With the growing population and urbanization, the disruptive human influence on nature is getting concentrated and making the urban ecosystems increasingly hazardous for human health and future. To overcome this deficit, Anshul Kapoor – an IIT Delhi graduate and author of ‘sustainability satire’ novel Fosters of Fall – has developed an environmental restoration project aimed at naturally restoring urban ecosystems and their biodiversity.
#LetHerEat - Restoring Urban Soil
The project named LetHerEat focuses on improving the foundation of urban ecosystems – the urban soil. Restoring urban soil health and functionality is expected to increase overall ecosystem health and services in the long run. Regrettably, though, the urban soil is usually locked under an expanding concrete cover and forgotten. Open lands which got left for green areas become the sink of various urban pollutants and pose health risks to urban residents. As urbanization continues, the long term hazards resulting from poor urban soil health keep intensifying.
‘The soil is the mother of all life. It is also the mother of ecosystems’, says Anshul about the project. ‘And like all living beings; it also needs air, food and water to remain healthy. But ignored and forgotten, this mother is getting weak and sick. She is starving, and with her, the entire ecosystem is starving. A starved and frail ecosystem cannot recover effectively. It is time that we, as her responsible children, nurture her and allow her to heal to bring back her natural, life-giving state.’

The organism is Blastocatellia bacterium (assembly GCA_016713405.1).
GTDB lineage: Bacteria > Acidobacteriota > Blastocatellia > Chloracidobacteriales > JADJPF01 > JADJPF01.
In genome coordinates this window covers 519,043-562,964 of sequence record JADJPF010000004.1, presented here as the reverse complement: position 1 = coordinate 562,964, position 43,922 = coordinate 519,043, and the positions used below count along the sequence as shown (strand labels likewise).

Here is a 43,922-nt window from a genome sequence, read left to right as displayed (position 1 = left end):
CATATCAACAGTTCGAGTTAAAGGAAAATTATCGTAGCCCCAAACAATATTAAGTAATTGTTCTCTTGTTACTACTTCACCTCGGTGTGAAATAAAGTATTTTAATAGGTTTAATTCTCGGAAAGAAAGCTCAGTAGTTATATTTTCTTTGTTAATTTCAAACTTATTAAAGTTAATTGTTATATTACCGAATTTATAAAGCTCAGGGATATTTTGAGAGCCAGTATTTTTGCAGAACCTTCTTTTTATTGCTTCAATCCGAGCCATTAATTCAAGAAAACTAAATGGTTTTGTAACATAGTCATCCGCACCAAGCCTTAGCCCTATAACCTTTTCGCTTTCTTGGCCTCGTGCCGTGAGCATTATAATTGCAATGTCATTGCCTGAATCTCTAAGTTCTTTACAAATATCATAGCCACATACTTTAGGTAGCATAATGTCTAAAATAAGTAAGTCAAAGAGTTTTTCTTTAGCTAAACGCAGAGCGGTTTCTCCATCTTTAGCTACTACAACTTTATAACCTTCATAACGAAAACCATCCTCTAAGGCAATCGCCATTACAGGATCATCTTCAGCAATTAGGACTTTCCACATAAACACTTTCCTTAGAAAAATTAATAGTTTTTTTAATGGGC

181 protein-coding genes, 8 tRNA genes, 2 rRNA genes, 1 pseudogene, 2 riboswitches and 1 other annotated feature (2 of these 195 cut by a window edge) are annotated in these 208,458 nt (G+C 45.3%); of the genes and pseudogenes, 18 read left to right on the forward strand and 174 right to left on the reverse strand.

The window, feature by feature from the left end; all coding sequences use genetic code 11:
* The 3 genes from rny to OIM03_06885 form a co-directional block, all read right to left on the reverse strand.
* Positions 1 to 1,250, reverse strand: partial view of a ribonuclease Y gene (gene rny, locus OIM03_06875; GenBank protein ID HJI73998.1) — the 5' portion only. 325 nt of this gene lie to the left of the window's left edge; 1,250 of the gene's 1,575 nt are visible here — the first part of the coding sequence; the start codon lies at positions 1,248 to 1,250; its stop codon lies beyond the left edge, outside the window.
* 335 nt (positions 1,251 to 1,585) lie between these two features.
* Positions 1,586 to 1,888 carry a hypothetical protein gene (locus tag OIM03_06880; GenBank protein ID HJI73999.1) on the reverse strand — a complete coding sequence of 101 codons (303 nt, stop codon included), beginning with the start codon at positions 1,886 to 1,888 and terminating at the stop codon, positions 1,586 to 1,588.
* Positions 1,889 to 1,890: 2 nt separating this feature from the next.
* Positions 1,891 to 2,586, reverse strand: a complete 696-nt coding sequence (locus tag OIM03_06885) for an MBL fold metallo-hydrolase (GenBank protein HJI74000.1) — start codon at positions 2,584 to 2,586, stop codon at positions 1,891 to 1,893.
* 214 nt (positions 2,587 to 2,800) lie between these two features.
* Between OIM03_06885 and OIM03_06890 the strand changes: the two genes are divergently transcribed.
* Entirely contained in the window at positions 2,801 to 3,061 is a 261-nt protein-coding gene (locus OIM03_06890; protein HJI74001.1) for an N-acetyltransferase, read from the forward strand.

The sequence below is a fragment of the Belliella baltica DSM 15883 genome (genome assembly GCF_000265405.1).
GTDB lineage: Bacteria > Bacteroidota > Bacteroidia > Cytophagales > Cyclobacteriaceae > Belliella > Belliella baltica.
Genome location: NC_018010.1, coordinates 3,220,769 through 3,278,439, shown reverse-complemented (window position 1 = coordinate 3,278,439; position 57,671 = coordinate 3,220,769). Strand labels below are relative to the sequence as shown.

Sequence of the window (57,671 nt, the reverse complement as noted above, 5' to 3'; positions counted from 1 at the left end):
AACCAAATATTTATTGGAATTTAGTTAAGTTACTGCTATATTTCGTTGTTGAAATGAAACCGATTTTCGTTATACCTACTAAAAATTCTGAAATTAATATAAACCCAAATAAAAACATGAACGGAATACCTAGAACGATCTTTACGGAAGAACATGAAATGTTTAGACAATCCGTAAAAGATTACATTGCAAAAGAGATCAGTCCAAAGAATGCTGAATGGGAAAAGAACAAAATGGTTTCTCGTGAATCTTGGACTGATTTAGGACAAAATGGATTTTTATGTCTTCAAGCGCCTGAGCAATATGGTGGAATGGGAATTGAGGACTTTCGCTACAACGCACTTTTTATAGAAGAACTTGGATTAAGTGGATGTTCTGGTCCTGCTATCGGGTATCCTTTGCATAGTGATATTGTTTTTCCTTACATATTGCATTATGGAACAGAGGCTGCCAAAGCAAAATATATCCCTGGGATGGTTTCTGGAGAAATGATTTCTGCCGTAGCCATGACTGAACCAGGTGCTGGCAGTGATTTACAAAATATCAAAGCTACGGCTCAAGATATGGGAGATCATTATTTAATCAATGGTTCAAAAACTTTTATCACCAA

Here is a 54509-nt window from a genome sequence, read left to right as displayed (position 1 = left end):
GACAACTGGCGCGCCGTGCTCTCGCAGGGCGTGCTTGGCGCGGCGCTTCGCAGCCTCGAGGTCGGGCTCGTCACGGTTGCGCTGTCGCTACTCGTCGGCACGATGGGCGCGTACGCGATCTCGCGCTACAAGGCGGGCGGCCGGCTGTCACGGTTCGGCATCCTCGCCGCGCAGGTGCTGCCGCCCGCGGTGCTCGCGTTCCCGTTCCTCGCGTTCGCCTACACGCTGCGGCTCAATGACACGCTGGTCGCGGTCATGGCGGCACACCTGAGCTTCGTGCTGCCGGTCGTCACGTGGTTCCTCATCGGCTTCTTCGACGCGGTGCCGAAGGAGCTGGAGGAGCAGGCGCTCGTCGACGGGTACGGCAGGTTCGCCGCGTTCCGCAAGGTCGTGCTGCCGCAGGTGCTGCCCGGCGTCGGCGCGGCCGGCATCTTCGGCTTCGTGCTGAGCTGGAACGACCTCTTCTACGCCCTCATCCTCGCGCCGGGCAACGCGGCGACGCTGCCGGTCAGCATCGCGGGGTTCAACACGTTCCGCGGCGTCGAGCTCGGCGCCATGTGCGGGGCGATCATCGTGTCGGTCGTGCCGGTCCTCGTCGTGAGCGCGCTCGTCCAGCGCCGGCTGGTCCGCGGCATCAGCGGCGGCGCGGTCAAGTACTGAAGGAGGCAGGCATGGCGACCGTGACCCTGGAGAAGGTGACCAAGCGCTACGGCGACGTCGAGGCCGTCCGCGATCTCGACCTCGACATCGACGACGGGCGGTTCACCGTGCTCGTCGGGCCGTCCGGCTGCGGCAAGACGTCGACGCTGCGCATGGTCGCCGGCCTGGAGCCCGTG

Research has shown that urban soils are usually severely depleted in nutrients and biodiversity, and this can degrade the terrestrial ecosystems, air and water quality, climate patterns, plant and even human health. Human immunity also gets shown to be dependent on soil quality and exposure. Perhaps this is one reason why urban residents usually have weaker resistance than residents in rural areas. Soil health is also essential for the absorption and decomposition of pollutants. Without the foundation of healthy soil, many urban environment improvement measures – like tree plantations, air and water cleansing, and pollution control - will remain ineffective or even futile.
One can anticipate that if this ecological starvation continues, the urban ecosystems will soon cease to support any life, transforming the bustling Indian cities into ghost towns and threatening the life span and well-being of millions of urban residents. In the advent of worsening things, many environmental preservation measures never see the light of execution due to their negative impact on the economy and human comfort. Overcoming this hurdle, Project LetHerEat also promises to offer short to medium term benefits like employment opportunities, local economic development and improved food security in urban areas, in addition to environmental restoration in the long term.
To highlight this need, Anshul has submitted a detailed project scheme to the Prime Minister Narendra Modi and Ministry of Housing and Urban Affairs and requested their attention on Twitter. The appeal to the Prime Minister can get read here. Anshul has also started a petition to seek public support. And, bring this need to the attention of the decision-makers.